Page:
scorecardresearch Skip to main content

200-mile walking trail moves closer to completion

Trustees of Reservations lifted their wheelbarrow, filled with construction supplies, over the entry to the Noon Hill trail in Medfield.Rose Lincoln for the The Boston Globe

With a little planning, an ambitious hiker could trek from the glistening waters of Kingston Bay on the South Shore to Plum Island on the North Shore, curving around Boston for 200 miles, and passing Thoreau’s Walden Pond in Concord along the way.

The Bay Circuit Trail, a generations-old vision of connected recreational walking paths, is nearly complete, though its future grew uncertain in recent years with the impending retirement — from an unpaid post that had been his passion for more than 20 years — of 80-year-old Alan French of Andover.

Now two regional conservation groups are collaborating on a plan to help finish the trail, first envisioned as an “outer ­Emerald Necklace” along the lines of Boston’s chain of parks 83 years ago.


The Appalachian Mountain Club and the Trustees of Reservations are working together to help the trail’s all-volunteer coalition, the Bay Circuit Alliance, secure permanent easements and other protections for properties that will forge a continuous path through conservation areas, private land, and the occasional suburban street in 37 communities.

Trustees of Reservations employees and volunteers met at the Noon Hill trail in Medfield, Massachusetts where they completed the construction of a foot bridge. Rose Lincoln for the Boston Globe

“Closing those gaps is a priority for all of us,” said Wesley Ward, a founding member of the trail alliance’s board and vice president for land and community conservation for the Trustees of Reservations nonprofit organization.

About 17 miles remain to be dedicated for recreational use on the main path, which runs chiefly between the corridors of Interstate 495 and Route 128/Interstate 95. Other sections of the main path carry temporary easements that the alliance hopes to make permanent. In addition, the group hopes to add spurs to connect with interesting destinations, such as Crane Beach in Ipswich and the village of North Easton.

French, who is stepping down at the end of the year as the Bay Circuit Alliance’s executive director and board chairman, is pleased with the new partnership. He had been asking the board, of which the AMC and Trustees of Reservations are members, to decide on a succession plan for six years, he said.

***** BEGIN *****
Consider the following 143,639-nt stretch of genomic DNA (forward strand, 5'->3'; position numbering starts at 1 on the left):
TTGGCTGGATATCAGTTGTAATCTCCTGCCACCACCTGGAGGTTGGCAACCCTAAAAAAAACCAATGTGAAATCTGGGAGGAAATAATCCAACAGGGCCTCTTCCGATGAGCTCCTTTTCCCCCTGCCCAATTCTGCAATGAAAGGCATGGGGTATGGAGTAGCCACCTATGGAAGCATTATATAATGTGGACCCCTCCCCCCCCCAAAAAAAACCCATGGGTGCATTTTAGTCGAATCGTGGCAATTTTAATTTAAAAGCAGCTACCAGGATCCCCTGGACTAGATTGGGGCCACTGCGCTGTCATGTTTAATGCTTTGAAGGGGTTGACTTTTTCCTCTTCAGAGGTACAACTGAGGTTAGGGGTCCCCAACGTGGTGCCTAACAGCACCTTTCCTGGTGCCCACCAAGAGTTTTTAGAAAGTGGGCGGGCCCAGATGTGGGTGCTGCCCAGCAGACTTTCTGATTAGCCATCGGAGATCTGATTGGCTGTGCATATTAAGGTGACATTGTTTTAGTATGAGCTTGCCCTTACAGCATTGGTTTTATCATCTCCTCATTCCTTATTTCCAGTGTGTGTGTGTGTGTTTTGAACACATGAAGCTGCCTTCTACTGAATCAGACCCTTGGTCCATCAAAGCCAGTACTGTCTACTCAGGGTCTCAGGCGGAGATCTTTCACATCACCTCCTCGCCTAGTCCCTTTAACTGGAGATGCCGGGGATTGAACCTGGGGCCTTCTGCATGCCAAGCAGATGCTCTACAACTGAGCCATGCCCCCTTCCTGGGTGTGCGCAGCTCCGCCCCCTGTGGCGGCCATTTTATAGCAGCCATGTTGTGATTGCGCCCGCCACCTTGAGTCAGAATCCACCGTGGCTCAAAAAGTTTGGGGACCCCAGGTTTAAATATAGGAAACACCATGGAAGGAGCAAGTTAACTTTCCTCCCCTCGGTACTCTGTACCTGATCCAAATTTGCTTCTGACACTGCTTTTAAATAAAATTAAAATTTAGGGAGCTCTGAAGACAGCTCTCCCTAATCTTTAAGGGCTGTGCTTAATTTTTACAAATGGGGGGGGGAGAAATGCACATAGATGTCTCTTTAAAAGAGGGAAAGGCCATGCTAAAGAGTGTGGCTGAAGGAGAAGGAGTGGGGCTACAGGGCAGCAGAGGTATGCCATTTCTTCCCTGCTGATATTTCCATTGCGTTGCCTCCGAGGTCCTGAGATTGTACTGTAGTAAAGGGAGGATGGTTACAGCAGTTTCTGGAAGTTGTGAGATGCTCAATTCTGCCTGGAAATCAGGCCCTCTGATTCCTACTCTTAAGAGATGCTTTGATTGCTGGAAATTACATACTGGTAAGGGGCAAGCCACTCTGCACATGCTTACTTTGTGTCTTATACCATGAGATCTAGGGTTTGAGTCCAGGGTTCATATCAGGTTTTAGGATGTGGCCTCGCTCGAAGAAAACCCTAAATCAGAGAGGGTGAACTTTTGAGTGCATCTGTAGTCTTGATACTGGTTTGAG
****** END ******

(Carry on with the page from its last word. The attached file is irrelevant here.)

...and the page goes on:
“I’m not getting any younger, and the project, frankly, needs staff now,” he said. The work ahead includes complex negotiations with corporate and private landowners as well as municipalities.

The alliance will continue to act as a 501(c)3 tax-exempt organization, but will have new blood and resources, French said. It has about 50 member organizations, both public and private, including nonprofit land trusts and municipal conservation commissions.

Along the Bay Farm Conservation Area, Lou Noselli from Plymouth walked with his dog Jackson.John Tlumacki/Globe Staff

Ward said eliminating gaps in the main path will probably take three to five years, but permanently protecting the land could easily require 10 years. Beyond securing access, the groups hope to provide more consistent maintenance and signage, move certain sections off public roads onto undeveloped land, and promote public awareness of the trail. They have not put a price on the task, partly because they don’t expect the cost to be high, he said.

Many sections overlap trails on other conservation property, such as the Massachusetts Audubon Society’s Moose Hill Wildlife Sanctuary in Sharon. People who walk the local trails may not know they are part of the Bay Circuit, said Stephen Sloan, the Trustees of Reservations’ Greater Boston regional director. The Bay Circuit is identified by name at some of the trail heads, but generally not on blazes along the paths.